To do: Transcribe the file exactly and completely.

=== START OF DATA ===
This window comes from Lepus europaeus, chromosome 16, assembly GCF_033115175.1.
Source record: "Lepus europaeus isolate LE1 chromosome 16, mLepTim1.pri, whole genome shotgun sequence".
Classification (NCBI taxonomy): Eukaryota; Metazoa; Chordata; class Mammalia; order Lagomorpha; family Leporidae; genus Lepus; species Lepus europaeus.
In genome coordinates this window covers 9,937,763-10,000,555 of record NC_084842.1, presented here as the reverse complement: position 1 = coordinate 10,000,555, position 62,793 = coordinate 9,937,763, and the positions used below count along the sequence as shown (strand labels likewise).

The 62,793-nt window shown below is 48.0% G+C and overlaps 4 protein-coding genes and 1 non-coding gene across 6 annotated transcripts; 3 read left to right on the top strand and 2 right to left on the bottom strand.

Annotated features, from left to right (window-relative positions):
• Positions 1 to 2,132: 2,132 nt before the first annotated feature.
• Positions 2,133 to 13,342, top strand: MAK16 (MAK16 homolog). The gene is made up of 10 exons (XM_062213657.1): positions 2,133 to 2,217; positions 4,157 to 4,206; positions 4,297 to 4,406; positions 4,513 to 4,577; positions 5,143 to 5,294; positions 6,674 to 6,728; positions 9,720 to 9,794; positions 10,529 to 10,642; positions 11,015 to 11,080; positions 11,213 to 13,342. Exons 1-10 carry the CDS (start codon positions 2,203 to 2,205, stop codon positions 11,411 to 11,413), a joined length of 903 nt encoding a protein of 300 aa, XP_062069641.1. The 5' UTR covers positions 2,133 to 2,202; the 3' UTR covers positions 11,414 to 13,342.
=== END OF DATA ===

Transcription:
This window comes from Lepus europaeus, chromosome 16, assembly GCF_033115175.1.
Source record: "Lepus europaeus isolate LE1 chromosome 16, mLepTim1.pri, whole genome shotgun sequence".
Classification (NCBI taxonomy): Eukaryota; Metazoa; Chordata; class Mammalia; order Lagomorpha; family Leporidae; genus Lepus; species Lepus europaeus.
In genome coordinates this window covers 9,937,763-10,000,555 of record NC_084842.1, presented here as the reverse complement: position 1 = coordinate 10,000,555, position 62,793 = coordinate 9,937,763, and the positions used below count along the sequence as shown (strand labels likewise).

The 62,793-nt window shown below is 48.0% G+C and overlaps 4 protein-coding genes and 1 non-coding gene across 6 annotated transcripts; 3 read left to right on the top strand and 2 right to left on the bottom strand.

Annotated features, from left to right (window-relative positions):
• Positions 1 to 2,132: 2,132 nt before the first annotated feature.
• Positions 2,133 to 13,342, top strand: MAK16 (MAK16 homolog). The gene is made up of 10 exons (XM_062213657.1): positions 2,133 to 2,217; positions 4,157 to 4,206; positions 4,297 to 4,406; positions 4,513 to 4,577; positions 5,143 to 5,294; positions 6,674 to 6,728; positions 9,720 to 9,794; positions 10,529 to 10,642; positions 11,015 to 11,080; positions 11,213 to 13,342. Exons 1-10 carry the CDS (start codon positions 2,203 to 2,205, stop codon positions 11,411 to 11,413), a joined length of 903 nt encoding a protein of 300 aa, XP_062069641.1. The 5' UTR covers positions 2,133 to 2,202; the 3' UTR covers positions 11,414 to 13,342.